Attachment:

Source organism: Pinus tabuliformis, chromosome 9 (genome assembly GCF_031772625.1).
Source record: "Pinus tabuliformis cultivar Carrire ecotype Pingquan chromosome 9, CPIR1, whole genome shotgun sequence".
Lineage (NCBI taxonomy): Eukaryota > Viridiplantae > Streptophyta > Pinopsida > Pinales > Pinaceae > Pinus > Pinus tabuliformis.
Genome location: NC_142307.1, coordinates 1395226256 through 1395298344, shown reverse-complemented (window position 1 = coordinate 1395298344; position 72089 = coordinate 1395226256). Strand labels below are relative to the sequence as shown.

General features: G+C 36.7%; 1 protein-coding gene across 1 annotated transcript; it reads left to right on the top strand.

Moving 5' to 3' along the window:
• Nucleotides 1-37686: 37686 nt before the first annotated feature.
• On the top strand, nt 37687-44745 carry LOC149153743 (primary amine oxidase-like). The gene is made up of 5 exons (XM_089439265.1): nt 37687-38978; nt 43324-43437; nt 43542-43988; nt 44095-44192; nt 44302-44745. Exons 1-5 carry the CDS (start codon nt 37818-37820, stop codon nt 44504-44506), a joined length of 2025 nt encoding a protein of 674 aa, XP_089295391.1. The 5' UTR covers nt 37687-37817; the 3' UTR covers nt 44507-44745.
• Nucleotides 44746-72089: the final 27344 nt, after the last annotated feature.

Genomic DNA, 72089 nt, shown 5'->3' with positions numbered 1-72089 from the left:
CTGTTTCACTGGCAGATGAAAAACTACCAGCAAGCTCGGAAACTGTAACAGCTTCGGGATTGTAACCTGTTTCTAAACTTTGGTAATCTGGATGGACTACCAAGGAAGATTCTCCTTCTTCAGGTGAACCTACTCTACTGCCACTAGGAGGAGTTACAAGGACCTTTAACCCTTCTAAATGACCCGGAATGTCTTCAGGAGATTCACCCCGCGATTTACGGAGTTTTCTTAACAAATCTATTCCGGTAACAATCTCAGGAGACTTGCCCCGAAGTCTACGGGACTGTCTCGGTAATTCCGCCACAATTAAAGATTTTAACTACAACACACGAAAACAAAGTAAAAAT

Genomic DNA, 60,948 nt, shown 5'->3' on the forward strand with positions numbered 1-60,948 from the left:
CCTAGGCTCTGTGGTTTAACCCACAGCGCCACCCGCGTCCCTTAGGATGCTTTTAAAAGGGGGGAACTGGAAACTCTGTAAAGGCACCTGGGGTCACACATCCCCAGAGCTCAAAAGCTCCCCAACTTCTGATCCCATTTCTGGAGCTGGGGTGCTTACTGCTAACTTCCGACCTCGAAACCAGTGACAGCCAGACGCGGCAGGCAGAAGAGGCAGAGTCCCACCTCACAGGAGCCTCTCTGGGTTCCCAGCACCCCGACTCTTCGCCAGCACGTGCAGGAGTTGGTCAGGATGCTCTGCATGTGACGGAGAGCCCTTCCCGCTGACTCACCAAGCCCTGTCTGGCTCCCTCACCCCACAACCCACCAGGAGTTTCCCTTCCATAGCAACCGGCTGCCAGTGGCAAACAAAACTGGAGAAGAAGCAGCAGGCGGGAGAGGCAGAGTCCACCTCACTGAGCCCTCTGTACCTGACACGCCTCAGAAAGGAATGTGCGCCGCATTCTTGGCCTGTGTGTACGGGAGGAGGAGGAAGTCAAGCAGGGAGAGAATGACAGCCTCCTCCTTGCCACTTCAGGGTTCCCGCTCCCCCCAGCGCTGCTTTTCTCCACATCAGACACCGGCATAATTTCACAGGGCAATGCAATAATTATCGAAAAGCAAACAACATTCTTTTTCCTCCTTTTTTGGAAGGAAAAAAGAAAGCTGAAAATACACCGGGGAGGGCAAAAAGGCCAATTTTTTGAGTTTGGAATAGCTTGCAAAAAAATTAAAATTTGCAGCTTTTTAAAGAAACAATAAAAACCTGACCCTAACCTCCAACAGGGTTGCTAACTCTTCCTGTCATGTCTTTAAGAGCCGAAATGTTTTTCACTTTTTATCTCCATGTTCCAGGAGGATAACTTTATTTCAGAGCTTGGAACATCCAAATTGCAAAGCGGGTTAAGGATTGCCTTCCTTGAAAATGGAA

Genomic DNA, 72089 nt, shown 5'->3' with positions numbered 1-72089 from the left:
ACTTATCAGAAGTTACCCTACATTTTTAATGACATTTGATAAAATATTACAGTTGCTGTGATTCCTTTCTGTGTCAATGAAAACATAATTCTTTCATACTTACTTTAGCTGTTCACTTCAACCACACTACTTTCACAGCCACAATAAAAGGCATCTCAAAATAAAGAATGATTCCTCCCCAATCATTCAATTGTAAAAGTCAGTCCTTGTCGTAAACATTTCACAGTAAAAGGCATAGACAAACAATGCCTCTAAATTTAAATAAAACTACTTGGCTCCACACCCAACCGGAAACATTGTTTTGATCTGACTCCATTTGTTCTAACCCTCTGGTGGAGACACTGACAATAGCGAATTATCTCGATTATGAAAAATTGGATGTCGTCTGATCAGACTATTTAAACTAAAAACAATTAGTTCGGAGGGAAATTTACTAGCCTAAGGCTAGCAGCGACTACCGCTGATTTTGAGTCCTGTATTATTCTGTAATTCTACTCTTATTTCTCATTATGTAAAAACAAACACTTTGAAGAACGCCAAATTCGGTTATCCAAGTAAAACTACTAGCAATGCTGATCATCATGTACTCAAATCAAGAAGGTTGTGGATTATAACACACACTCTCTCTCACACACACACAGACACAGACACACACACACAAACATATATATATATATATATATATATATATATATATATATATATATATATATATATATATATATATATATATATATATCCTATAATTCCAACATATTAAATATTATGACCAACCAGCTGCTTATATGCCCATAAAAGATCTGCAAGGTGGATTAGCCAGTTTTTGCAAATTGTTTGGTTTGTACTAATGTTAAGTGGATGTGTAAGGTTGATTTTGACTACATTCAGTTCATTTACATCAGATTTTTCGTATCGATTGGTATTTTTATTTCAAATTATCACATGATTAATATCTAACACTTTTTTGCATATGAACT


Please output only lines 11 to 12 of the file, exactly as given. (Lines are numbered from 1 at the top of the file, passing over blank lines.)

CTGTTTCACTGGCAGATGAAAAACTACCAGCAAGCTCGGAAACTGTAACAGCTTCGGGATTGTAACCTGTTTCTAAACTTTGGTAATCTGGATGGACTACCAAGGAAGATTCTCCTTCTTCAGGTGAACCTACTCTACTGCCACTAGGAGGAGTTACAAGGACCTTTAACCCTTCTAAATGACCCGGAATGTCTTCAGGAGATTCACCCCGCGATTTACGGAGTTTTCTTAACAAATCTATTCCGGTAACAATCTCAGGAGACTTGCCCCGAAGTCTACGGGACTGTCTCGGTAATTCCGCCACAATTAAAGATTTTAACTACAACACACGAAAACAAAGTAAAAAT

Genomic DNA, 60,948 nt, shown 5'->3' on the forward strand with positions numbered 1-60,948 from the left: